Sumas accepting written comments

  Written comments are again being accepted by Sumas City Hall regarding the proposed concrete plant until Feb. 6. New material regarding putting in better culverts on Sumas Creek to reduce possible flooding is available at City Hall. This material was paid for by the concrete plant owners. Third-party nonpartisan material regarding flooding issues stemming from a new concrete plant in this area will not come out until the first week of February.

  The public hearing will be Monday, Feb. 10.  We are fairly confident that the City Council will vote at this time.

  A good turnout with letter writing and at the public hearing will help residents have a voice in their quality of life.

  Letters may be sent to Michelle Quinn at

— Meg Kreig, Sumas

Supports Local Options RCV bill

  Compared to most states, election procedures in Washington are exemplary — easy voter registration and mail-in ballots, for example. The Local Options bill (HB1722, SB5708) now in the State Legislature offers another step forward, permitting localities, if they wish, to try ranked-choice voting (RCV). Its 34 co-sponsors include 42nd District Rep. Sharon Shewmake. 

  RCV allows voters to rank candidates in elections with more than two running. If no candidate has a majority, the candidate with the fewest votes is eliminated and the second choices of that candidate are transferred to those remaining. If necessary, this repeats until one candidate has a majority. Unlike our current state-mandated system (August primary, top two advancing to the November election), a single RCV election systematically narrows the field, making primaries unneeded and ensuring that those elected have the broadest possible support.

  In 2016 Maine adopted RCV for Congressional elections and in 2019 for all state elections. New York City last year voted overwhelmingly to join many places nationwide using RCV, some for many years. (see

  Some argue that voters would be confused by RCV ballots and tabulating votes would be complicated, but those concerns are unsupported by the experience of localities using RCV. Opposition might also reflect an unspoken reluctance to give voters any more influence on elections than they already have. Not surprisingly, opposition comes largely from one side of the political spectrum. (Don’t expect RCV in Alabama or Mississippi any time soon.)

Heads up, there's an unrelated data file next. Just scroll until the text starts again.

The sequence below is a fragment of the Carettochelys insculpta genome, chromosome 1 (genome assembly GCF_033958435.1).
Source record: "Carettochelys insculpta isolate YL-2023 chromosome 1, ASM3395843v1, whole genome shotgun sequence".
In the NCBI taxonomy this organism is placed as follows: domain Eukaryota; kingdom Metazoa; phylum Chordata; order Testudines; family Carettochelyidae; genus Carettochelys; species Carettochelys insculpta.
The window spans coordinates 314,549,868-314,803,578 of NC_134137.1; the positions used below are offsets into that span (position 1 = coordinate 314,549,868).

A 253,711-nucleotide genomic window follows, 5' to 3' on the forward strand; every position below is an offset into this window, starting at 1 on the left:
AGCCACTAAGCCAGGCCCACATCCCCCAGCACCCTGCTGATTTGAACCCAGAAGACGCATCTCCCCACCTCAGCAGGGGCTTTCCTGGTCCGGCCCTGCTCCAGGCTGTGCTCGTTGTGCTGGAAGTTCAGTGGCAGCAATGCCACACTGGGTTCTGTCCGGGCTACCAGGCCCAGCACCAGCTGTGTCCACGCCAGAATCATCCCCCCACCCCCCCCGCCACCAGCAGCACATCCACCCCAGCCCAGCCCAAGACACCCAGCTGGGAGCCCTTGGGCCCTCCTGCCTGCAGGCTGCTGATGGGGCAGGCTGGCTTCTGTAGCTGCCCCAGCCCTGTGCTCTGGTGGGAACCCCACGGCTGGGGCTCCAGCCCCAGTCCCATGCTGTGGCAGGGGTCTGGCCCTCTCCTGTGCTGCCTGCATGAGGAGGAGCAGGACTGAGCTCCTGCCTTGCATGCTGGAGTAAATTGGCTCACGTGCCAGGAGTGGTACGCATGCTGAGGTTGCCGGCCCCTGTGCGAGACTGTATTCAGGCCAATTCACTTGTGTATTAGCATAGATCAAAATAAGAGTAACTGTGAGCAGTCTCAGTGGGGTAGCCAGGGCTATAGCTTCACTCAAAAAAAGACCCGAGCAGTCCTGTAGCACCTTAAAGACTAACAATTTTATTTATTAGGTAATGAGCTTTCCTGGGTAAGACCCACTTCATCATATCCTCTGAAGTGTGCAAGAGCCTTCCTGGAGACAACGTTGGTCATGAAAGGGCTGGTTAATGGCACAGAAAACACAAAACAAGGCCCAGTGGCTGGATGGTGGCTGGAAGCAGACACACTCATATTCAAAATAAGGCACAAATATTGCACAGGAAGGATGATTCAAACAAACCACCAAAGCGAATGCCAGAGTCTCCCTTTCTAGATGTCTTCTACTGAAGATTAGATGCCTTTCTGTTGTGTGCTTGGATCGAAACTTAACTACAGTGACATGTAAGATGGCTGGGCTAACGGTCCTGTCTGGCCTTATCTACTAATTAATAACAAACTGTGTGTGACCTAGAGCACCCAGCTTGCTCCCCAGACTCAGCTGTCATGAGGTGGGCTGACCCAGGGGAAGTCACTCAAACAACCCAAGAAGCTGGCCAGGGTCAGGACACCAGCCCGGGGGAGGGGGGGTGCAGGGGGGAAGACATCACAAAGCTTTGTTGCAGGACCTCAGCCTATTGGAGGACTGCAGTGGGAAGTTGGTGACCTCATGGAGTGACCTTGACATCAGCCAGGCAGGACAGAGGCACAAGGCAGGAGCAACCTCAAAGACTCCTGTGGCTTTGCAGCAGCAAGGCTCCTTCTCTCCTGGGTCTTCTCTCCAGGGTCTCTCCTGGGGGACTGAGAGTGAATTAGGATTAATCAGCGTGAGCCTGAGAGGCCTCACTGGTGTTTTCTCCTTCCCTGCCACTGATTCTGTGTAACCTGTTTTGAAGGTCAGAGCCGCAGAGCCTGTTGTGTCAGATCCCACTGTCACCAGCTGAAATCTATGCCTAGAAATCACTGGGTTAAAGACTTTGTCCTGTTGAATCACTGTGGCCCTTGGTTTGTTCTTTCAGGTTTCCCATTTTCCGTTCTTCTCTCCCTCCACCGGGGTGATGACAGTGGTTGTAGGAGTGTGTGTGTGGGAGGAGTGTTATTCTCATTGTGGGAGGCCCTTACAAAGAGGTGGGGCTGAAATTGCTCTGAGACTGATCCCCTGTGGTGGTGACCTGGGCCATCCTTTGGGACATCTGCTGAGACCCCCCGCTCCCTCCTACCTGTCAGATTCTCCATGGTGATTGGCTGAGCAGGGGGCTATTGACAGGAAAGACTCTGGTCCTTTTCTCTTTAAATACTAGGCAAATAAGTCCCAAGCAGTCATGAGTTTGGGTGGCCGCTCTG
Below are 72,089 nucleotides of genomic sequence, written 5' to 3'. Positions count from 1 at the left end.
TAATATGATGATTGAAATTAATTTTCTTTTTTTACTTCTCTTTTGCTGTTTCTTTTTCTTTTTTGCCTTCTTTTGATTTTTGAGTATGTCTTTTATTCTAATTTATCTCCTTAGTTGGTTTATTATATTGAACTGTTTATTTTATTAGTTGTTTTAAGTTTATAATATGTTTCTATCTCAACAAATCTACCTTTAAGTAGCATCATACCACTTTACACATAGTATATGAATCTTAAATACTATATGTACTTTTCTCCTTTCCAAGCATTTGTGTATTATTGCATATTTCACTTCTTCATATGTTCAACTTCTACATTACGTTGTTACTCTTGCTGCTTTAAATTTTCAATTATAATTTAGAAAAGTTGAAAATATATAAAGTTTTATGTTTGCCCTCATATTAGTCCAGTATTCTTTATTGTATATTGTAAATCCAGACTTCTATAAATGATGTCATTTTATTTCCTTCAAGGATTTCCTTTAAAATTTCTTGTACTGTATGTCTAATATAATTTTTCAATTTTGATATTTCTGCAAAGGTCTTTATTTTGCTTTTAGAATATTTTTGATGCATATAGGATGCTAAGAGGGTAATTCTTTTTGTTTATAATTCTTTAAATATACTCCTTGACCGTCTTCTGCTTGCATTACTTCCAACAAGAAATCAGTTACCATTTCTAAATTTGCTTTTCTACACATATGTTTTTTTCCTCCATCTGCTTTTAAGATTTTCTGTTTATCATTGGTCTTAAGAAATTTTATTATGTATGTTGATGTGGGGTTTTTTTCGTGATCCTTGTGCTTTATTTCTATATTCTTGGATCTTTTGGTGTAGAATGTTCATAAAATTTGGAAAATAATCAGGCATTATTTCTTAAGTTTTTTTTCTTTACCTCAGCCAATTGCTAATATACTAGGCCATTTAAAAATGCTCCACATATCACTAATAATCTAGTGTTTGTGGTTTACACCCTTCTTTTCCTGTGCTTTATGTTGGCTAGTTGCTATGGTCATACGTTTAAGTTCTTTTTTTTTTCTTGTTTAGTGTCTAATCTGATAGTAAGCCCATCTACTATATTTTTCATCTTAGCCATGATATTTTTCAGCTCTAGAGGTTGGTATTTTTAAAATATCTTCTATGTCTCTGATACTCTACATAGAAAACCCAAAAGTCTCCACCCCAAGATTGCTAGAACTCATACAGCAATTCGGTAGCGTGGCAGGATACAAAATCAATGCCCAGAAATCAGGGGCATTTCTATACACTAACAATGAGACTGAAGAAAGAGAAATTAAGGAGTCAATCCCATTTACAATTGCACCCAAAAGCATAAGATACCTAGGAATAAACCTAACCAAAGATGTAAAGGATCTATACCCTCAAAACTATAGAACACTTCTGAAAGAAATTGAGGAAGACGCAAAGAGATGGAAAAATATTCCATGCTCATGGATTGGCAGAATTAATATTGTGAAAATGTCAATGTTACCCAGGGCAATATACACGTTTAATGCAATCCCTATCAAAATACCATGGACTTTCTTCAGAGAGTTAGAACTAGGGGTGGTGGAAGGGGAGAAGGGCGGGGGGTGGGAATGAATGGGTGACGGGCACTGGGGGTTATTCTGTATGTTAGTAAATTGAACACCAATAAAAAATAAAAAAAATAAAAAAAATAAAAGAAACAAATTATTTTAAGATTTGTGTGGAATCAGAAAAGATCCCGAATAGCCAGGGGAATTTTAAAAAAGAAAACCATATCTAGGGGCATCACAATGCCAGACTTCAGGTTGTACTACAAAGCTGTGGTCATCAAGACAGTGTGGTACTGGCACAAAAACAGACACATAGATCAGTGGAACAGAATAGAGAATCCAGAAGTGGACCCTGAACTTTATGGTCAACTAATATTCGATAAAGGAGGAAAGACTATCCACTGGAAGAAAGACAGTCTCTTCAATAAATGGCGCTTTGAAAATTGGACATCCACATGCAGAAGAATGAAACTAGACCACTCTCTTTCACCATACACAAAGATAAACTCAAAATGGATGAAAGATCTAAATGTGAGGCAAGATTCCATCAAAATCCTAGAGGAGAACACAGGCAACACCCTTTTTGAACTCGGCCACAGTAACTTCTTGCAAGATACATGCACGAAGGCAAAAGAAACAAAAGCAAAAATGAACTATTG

No system for translating voter choices to elected candidates is flawless. But RCV is clearly better than most for encouraging voter turnout, eliminating the “spoiler effect,” discouraging negative campaigning, and ensuring those elected have broad support.

  If you feel localities should have the freedom to decide how to run their own elections, encourage our legislators in Olympia to support the the Local Options bill.

— John Whitmer, Bellingham

Thanks to Shewmake

  I am thankful that Rep. Sharon Shewmake has stepped up to tackle the issue of lack of childcare providers in the rural and suburban parts of Washington for families of children not old enough to attend school yet and for future families.

  According to the Center for American Progress in October 2019, Whatcom County has licensed childcare slots for 4,462 despite there being over 8,000 children under the age of 5 living in households where all parents work full-time. This meets the needs of only 45 percent of our community’s childcare needs. 

  Rep. Shewmake is sponsoring the Rural Childcare Access Act (House Bill 2619) in the state Legislature. Not only will this bill direct state agencies to report back how to promote innovations in childcare licensing in rural areas, but it will also bridge the gap in matching market-rate costs for childcare with the Early Childhood Education & Assistance Program for lower-income families in our community. This is common-sense legislation and I hope lawmakers around the state can take action for our rural families. 

— Maralise Fegan, Ferndale